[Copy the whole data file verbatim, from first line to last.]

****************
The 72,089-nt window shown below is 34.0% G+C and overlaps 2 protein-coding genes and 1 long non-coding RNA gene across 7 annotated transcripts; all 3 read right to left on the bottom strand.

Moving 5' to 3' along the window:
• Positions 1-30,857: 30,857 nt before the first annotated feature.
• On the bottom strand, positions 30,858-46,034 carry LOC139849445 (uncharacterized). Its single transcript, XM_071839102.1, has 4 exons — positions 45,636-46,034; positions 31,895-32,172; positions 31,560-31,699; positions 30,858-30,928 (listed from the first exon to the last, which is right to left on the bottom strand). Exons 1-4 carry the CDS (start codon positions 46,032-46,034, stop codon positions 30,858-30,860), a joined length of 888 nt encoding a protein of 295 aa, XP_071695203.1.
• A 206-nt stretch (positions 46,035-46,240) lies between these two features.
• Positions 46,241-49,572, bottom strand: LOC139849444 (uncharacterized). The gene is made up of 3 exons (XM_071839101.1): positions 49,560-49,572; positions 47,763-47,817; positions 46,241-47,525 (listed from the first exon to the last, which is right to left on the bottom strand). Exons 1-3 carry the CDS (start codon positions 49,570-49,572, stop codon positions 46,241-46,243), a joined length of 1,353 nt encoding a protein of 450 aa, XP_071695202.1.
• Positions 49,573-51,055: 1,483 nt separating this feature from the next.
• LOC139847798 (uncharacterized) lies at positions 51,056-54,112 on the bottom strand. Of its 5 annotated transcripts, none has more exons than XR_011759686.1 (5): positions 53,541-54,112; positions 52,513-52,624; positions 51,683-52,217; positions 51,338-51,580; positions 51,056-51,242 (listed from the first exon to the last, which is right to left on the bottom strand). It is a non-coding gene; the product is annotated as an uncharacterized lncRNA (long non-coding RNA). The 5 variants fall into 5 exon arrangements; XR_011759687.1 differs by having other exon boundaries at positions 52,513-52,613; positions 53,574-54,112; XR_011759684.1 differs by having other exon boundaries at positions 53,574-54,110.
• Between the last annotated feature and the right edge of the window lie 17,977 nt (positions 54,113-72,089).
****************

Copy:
The 72,089-nt window shown below is 34.0% G+C and overlaps 2 protein-coding genes and 1 long non-coding RNA gene across 7 annotated transcripts; all 3 read right to left on the bottom strand.

Moving 5' to 3' along the window:
• Positions 1-30,857: 30,857 nt before the first annotated feature.
• On the bottom strand, positions 30,858-46,034 carry LOC139849445 (uncharacterized). Its single transcript, XM_071839102.1, has 4 exons — positions 45,636-46,034; positions 31,895-32,172; positions 31,560-31,699; positions 30,858-30,928 (listed from the first exon to the last, which is right to left on the bottom strand). Exons 1-4 carry the CDS (start codon positions 46,032-46,034, stop codon positions 30,858-30,860), a joined length of 888 nt encoding a protein of 295 aa, XP_071695203.1.
• A 206-nt stretch (positions 46,035-46,240) lies between these two features.
• Positions 46,241-49,572, bottom strand: LOC139849444 (uncharacterized). The gene is made up of 3 exons (XM_071839101.1): positions 49,560-49,572; positions 47,763-47,817; positions 46,241-47,525 (listed from the first exon to the last, which is right to left on the bottom strand). Exons 1-3 carry the CDS (start codon positions 49,570-49,572, stop codon positions 46,241-46,243), a joined length of 1,353 nt encoding a protein of 450 aa, XP_071695202.1.
• Positions 49,573-51,055: 1,483 nt separating this feature from the next.
• LOC139847798 (uncharacterized) lies at positions 51,056-54,112 on the bottom strand. Of its 5 annotated transcripts, none has more exons than XR_011759686.1 (5): positions 53,541-54,112; positions 52,513-52,624; positions 51,683-52,217; positions 51,338-51,580; positions 51,056-51,242 (listed from the first exon to the last, which is right to left on the bottom strand). It is a non-coding gene; the product is annotated as an uncharacterized lncRNA (long non-coding RNA). The 5 variants fall into 5 exon arrangements; XR_011759687.1 differs by having other exon boundaries at positions 52,513-52,613; positions 53,574-54,112; XR_011759684.1 differs by having other exon boundaries at positions 53,574-54,110.
• Between the last annotated feature and the right edge of the window lie 17,977 nt (positions 54,113-72,089).